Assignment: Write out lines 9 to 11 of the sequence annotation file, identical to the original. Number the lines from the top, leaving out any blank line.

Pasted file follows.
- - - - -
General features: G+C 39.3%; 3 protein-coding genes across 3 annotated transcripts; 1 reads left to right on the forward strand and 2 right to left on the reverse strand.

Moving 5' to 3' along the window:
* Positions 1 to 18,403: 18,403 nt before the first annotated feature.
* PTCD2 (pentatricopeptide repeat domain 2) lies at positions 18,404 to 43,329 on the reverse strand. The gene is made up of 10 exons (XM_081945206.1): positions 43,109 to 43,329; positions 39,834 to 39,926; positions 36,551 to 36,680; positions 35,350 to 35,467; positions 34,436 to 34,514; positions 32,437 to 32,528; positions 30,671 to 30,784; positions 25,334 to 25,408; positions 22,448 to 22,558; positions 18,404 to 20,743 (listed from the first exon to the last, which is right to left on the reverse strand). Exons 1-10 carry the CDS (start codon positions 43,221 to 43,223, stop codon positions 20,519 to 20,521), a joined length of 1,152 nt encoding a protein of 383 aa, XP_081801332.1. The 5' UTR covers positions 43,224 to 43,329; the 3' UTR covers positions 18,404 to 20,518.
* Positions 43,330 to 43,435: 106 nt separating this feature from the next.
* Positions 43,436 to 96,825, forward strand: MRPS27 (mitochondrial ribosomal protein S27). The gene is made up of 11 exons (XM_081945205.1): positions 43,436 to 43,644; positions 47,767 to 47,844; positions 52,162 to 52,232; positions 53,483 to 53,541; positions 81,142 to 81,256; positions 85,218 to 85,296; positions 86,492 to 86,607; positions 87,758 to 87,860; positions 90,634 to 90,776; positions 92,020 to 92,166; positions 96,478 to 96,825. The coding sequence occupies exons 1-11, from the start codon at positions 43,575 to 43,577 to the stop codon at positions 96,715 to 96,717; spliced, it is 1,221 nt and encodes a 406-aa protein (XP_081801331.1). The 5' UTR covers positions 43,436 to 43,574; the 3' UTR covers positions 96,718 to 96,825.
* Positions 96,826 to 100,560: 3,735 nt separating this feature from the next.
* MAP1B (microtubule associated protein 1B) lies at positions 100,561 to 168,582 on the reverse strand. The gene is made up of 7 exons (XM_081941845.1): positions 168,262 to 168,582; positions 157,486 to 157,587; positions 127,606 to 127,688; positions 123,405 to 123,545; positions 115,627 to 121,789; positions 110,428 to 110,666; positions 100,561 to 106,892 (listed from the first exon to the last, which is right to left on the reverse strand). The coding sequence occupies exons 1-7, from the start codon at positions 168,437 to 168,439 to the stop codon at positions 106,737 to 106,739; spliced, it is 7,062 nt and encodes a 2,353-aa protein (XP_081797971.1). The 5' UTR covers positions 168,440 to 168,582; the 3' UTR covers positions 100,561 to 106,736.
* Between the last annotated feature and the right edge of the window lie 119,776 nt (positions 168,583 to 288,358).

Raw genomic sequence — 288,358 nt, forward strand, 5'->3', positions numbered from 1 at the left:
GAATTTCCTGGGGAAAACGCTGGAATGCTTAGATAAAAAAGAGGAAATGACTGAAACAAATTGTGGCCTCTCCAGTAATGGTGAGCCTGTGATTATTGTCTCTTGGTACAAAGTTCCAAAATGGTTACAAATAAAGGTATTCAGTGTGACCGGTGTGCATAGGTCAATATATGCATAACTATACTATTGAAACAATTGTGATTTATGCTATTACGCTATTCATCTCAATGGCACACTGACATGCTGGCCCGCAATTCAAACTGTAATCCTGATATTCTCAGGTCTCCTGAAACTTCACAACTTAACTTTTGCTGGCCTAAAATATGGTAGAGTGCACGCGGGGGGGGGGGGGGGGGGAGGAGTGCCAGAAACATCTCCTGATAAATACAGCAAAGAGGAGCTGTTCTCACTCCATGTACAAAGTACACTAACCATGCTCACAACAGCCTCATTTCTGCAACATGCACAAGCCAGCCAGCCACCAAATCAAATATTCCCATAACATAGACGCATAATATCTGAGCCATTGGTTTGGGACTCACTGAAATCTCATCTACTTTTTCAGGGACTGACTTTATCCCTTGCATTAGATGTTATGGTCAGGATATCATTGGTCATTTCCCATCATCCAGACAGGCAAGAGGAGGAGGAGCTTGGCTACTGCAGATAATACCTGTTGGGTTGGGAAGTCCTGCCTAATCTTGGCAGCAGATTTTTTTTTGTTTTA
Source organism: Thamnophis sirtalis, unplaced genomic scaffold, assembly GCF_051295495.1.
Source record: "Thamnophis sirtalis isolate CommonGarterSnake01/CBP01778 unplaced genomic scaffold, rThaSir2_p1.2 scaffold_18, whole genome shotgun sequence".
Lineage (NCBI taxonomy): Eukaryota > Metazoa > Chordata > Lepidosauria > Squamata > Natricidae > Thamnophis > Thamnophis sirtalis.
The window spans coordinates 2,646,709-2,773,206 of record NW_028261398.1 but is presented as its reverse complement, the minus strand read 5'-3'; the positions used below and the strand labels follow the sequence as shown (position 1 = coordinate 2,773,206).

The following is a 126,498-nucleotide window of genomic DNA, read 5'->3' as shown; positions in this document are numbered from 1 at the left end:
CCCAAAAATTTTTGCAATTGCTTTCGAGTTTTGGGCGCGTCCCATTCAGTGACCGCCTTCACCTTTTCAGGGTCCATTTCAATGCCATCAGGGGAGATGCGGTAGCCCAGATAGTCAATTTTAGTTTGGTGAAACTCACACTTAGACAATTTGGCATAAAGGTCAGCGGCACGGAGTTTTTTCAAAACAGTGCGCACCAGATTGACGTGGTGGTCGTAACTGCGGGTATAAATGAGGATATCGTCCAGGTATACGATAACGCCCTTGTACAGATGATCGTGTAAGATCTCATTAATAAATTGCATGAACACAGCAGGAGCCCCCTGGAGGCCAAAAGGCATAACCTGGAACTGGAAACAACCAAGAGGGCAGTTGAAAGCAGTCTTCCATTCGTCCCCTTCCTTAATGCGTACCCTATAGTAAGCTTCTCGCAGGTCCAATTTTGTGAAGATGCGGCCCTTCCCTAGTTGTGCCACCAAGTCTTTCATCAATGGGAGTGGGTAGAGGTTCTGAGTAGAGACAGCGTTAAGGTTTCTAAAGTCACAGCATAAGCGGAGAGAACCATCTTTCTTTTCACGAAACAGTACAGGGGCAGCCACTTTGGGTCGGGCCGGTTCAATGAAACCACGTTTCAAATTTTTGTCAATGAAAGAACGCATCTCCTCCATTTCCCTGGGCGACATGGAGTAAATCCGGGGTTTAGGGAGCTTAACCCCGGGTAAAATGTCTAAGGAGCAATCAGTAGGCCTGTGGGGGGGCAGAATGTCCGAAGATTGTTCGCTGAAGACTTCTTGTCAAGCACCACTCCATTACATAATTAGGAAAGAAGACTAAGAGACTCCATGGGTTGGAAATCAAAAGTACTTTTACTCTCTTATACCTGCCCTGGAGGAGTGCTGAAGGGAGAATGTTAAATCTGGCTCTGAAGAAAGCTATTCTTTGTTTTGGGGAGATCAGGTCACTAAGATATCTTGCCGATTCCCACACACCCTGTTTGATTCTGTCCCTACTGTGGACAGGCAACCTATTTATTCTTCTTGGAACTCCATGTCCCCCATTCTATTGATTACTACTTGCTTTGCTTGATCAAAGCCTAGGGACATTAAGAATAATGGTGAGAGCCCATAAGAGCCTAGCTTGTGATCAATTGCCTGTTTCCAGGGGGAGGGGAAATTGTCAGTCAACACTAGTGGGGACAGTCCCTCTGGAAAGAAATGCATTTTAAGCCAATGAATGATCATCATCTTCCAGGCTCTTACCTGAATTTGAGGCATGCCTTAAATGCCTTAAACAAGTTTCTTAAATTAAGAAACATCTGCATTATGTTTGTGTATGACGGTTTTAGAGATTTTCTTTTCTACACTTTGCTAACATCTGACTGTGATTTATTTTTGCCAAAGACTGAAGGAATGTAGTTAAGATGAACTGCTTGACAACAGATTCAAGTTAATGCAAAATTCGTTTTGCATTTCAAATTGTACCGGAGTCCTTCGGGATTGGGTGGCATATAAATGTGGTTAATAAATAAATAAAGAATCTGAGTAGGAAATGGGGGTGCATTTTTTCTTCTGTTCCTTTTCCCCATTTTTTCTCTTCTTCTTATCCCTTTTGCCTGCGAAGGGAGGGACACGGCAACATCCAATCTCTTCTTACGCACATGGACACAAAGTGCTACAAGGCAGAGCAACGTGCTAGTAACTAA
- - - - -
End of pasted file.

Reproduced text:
* Between the last annotated feature and the right edge of the window lie 119,776 nt (positions 168,583 to 288,358).

Raw genomic sequence — 288,358 nt, forward strand, 5'->3', positions numbered from 1 at the left:
GAATTTCCTGGGGAAAACGCTGGAATGCTTAGATAAAAAAGAGGAAATGACTGAAACAAATTGTGGCCTCTCCAGTAATGGTGAGCCTGTGATTATTGTCTCTTGGTACAAAGTTCCAAAATGGTTACAAATAAAGGTATTCAGTGTGACCGGTGTGCATAGGTCAATATATGCATAACTATACTATTGAAACAATTGTGATTTATGCTATTACGCTATTCATCTCAATGGCACACTGACATGCTGGCCCGCAATTCAAACTGTAATCCTGATATTCTCAGGTCTCCTGAAACTTCACAACTTAACTTTTGCTGGCCTAAAATATGGTAGAGTGCACGCGGGGGGGGGGGGGGGGGGAGGAGTGCCAGAAACATCTCCTGATAAATACAGCAAAGAGGAGCTGTTCTCACTCCATGTACAAAGTACACTAACCATGCTCACAACAGCCTCATTTCTGCAACATGCACAAGCCAGCCAGCCACCAAATCAAATATTCCCATAACATAGACGCATAATATCTGAGCCATTGGTTTGGGACTCACTGAAATCTCATCTACTTTTTCAGGGACTGACTTTATCCCTTGCATTAGATGTTATGGTCAGGATATCATTGGTCATTTCCCATCATCCAGACAGGCAAGAGGAGGAGGAGCTTGGCTACTGCAGATAATACCTGTTGGGTTGGGAAGTCCTGCCTAATCTTGGCAGCAGATTTTTTTTTGTTTTA